Another big change was that they got the game chat working. I don’t know if it didn’t work during the beta, or if I just got stuck with quiet players every time, but this was the first time I’d spoken to people who I wasn’t in a party with. Communication is huge in this game, so that is a nice perk. However, you always run the risk of being put into a game with know-it-alls who will question and bash your every move (“Ugh… Parnell sucks. Why would you ever pick him?”) or screamers (“HRRRKMLERGERLER!!!!”) or you’ll get stuck in a hunt with some bad blood carried over from previous games where your teammates will be arguing the whole session. Or you could end up with all three in one game, like I did. Luckily, there is no penalty for leaving a lobby.
The matchmaking system is excellent. Games are found relatively quickly and with little trouble. I only experienced crippling lag once or twice and was only dropped from maybe three or four games. There were some minor layering issues with the graphics for a couple games and once I clipped through a wall I was climbing and fell off into Limbo. In the grand scheme of things, I’d call those minor inconveniences. Especially for release day.
Evolve includes two game modes so far: Evacuation and Skirmish. Evacuation games are reminiscent of the Left 4 Dead style where you will run five missions (think the Chapters from L4D) that will culminate in a final showdown in mission five. Evolve’s twist on this is that each individual mission comes with consequences for the next one. These consequences are two fold: 1) The outcome determines which map modification will appear in the next round (the water is fulled with man-eating eels, satellites bombard you from the sky, a ship tracks the Monster’s movements, etc.) and 2) The losing team gets a damage bonus handicap. As one person I played with pointed out, if the Hunters lose the first four rounds, they have a huge advatage in the Finale. That person then went on to beat us in the Finale and skunk us 5-0. He was pretty good.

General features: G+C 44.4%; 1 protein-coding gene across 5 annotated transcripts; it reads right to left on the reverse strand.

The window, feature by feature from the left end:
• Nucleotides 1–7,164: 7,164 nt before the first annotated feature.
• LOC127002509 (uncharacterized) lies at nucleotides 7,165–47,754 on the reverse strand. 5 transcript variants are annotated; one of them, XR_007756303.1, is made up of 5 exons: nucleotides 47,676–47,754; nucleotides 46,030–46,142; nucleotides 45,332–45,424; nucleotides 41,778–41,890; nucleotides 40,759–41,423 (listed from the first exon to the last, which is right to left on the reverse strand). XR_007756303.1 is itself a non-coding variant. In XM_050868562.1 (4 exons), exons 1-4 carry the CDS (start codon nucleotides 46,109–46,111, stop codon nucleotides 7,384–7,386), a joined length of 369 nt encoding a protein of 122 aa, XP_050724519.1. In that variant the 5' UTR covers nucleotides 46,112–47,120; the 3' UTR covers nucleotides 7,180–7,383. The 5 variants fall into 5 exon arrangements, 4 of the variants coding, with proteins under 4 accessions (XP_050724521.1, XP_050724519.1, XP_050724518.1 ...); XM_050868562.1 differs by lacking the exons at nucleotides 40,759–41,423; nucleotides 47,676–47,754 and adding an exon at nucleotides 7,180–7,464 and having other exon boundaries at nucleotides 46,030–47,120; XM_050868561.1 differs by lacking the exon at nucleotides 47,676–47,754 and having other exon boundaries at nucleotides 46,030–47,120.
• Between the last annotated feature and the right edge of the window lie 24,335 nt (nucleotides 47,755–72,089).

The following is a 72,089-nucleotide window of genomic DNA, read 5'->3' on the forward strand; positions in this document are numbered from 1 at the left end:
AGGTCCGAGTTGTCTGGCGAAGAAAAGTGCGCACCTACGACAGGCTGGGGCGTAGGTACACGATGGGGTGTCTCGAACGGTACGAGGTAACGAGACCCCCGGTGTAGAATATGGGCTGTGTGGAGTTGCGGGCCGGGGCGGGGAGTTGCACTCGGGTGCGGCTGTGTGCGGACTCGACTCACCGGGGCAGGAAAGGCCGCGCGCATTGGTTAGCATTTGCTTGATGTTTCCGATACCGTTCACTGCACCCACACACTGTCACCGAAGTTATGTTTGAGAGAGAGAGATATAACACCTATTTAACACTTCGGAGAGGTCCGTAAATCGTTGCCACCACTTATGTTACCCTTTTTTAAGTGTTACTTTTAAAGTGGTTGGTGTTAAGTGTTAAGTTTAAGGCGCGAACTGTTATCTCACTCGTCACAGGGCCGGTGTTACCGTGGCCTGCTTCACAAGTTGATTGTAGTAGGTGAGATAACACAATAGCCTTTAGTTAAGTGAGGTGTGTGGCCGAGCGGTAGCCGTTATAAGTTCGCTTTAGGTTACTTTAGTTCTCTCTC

There’s not much in the way of story in any mode, but the character interactions that occur in the drop ship piece together a surprisingly deep-feeling back story for each one. Not that that’s necessary; one of my favorite things about Left 4 Dead was that your characters were basically blank slate archetypes that you could draw your own characters for as you played.
The single player mode is surprisingly good. While I will take a decent human over AI as a teammate any day (especially in a position like Support or Medic), the AI Monsters are on point and very difficult to defeat.